Biber: Mensa Sonora
- CDR 90000 116
Album Description Download Full CD Booklet
Chicago's "stylish and exciting period-instrument group" (Chicago Tribune), Baroque Band presents works by Bohemian-Austrian composer Heinrich Ignaz Franz von Biber. One of the most important composers for the violin in the history of the instrument (the prominent 18th century music historian Charles Burney called Biber the best violin composer of the 17th century), Biber's Mensa Sonora (meaning 'Harmonious Table') was music composed for aristocratic dining, though it is anything but superficial background music. The disc closes with the 10-part Battalia for strings, which uses several unique devices for the time: hitting the strings with the wood of the bow, placing paper under the strings of the basses to imitate a snare drum, snap pizzicatos, and folk songs rendered simultaneously in several different keys to portray drunken soldiers.
Early music specialist Garry Clarke, hailed by the Oxford Times as "one of the finest exponents of baroque music in the [UK]," leads Baroque Band through the feats of virtuosity necessary to execute these exciting pieces. His Baroque pedigree (Academy of Ancient Music, The Sixteen, Orchestra of the Age of Enlightenment, The King's Consort, The Hanover Band, and the Scholars; plus work with Christopher Hogwood, John Elliot Gardener, and William Christie) led him to found and develop an ensemble with "an abundance of style, a crisp esprit de corps, and a palpable affection for its repertoire." (Chicago Tribune)
David Hurwitz, ClassicsToday.com (www.classicstoday.com)
Biber’s Mensa Sonora (“Sonorous Table”) doesn't get as much play as some of his more virtuosic violin works, but it contains splendid music nonetheless. By any standard this is an excellent performance for a period-instrument group, largely because director Garry Clarke made the smart decision to use a larger-size ensemble rather than having the music played one to a part. In his booklet notes Clarke offers all kinds of ridiculous “historical” reasons supporting this decision, and it’s sad that today it is unacceptable for period-instrument performers to offer the one reason that we know would have been as valid in the composer’s own time as it is in ours: the music sounds better this way.
Mensa Sonora consists of six parts (called “Pars” appropriately enough), each containing from five to seven brief movements. These range from delicate arias and sarabandes to the vigorous and rhythmically inventive second Balletto from Pars II, and including a couple of imposing Chaconnes (in Pars III and VI). A larger ensemble gives more weight and sonority (that's “Sonora”, right?) to the big moments, and a richer but still intimate sound to the lighter ones. Sure, there’s the usual minimization of vibrato, which is wrong, but with multiple players it matters less than usual, and to his credit Clarke permits them none of that whiny squeezing of notes that so many period ensembles deploy to the point of mannerism in lyrical passages.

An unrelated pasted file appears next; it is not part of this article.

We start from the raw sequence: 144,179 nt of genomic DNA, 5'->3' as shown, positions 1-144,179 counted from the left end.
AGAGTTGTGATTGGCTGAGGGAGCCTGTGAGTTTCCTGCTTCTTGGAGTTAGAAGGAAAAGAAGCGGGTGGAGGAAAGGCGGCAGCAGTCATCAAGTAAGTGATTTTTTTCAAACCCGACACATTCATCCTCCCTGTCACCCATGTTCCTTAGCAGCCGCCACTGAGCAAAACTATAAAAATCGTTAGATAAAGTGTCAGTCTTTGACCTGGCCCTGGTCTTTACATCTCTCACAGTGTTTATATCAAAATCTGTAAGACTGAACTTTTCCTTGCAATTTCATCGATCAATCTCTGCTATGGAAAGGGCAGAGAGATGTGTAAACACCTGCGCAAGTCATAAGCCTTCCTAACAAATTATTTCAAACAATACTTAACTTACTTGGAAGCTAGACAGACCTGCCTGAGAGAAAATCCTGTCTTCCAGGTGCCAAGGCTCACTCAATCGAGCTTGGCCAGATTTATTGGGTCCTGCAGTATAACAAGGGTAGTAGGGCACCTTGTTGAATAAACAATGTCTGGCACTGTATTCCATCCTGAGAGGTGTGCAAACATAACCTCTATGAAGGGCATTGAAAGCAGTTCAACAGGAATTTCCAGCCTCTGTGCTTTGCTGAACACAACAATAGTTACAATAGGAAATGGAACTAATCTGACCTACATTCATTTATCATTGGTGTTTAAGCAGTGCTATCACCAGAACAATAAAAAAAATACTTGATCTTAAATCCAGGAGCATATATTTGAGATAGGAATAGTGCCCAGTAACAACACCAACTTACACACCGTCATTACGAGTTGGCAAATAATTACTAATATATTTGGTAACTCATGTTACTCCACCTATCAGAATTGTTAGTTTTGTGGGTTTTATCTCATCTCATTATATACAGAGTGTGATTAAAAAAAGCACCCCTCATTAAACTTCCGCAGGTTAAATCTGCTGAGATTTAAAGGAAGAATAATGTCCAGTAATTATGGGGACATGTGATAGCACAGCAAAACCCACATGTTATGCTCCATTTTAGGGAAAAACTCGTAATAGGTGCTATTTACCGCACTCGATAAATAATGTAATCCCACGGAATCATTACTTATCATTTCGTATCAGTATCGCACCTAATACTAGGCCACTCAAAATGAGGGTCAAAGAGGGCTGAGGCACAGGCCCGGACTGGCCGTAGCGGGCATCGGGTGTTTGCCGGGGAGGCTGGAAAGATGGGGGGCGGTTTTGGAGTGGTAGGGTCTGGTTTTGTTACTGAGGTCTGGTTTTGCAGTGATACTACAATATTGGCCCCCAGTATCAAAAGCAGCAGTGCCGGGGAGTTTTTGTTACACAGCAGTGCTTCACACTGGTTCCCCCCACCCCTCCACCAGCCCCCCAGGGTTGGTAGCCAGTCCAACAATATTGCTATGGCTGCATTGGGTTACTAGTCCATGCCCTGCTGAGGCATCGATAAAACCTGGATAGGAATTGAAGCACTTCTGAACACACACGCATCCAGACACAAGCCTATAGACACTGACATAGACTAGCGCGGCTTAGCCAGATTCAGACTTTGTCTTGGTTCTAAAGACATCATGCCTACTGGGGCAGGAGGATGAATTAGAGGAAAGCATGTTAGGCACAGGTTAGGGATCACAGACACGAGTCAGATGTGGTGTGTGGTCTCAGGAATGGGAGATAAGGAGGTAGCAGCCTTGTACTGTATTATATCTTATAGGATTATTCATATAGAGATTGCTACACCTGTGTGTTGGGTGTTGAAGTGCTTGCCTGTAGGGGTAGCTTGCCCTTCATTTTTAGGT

The Battalia makes a substantial bonus. Clarke and his company really play up the battle scene, and the drunken soldiers make a jolly cacophony. Only the final lament of the dying doesn’t quite work--it seems to me that it should be simply touching and played more or less straight, without the lachrymose chromaticism exaggerated quite so much. Of course, this is very much a matter of taste. As usual with this label, the engineering is superbly natural and well-balanced. A fine disc that all fans of Baroque music will want to consider.
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Biber: Mensa Sonora
Notes by Garry Clarke
The German composer Paul Hindemith (1895–1963) described Heinrich Ignaz Franz von Biber as "the most important Baroque composer before Bach," and Biber certainly was one of the most innovative and influential composers of the second half of the seventeenth century.
Born in Wartenburg, north Bohemia, in 1644, the son of a gamekeeper or forester, Biber was to ascend through the ranks of the aristocracy of Salzburg to become Kapellmeister to the archiepiscopal court in 1684 and collect a knighthood from Emperor Leopold in 1690, before his death at age 60 in 1704.
Little is known about Biber's early musical training except that by the mid 1660's he was already a master on both violin and viola da gamba. Some scholars believe he was likely trained by the Jesuit musicians at the Gymnasium at Opava in Silesia. The theory behind this speculation comes from Biber's two middle names, neither of which appear on his birth certificate and which he didn't start using until about 1676; they are taken from two of the most important founding members of the Jesuit order: Ignatius of Loyola and Franz Xavier. This was an important period in the formation of Biber's musical style, and much of the innovation of his later compositions, including the use of folk music, programmatic elements, virtuosity, and scordatura (alternative tuning of the violin strings) comes from these early influences.
In 1670, Biber moved to Salzburg, entering the service, as a court music-ian, of Prince-Archbishop Maximillian Gandolph von Khüenburg. Two years later, in 1672, he married Maria Weiss, the daughter of a wealthy Salzburg merchant. In 1679, Biber was appointed deputy Kapellmeister for the Archbishop.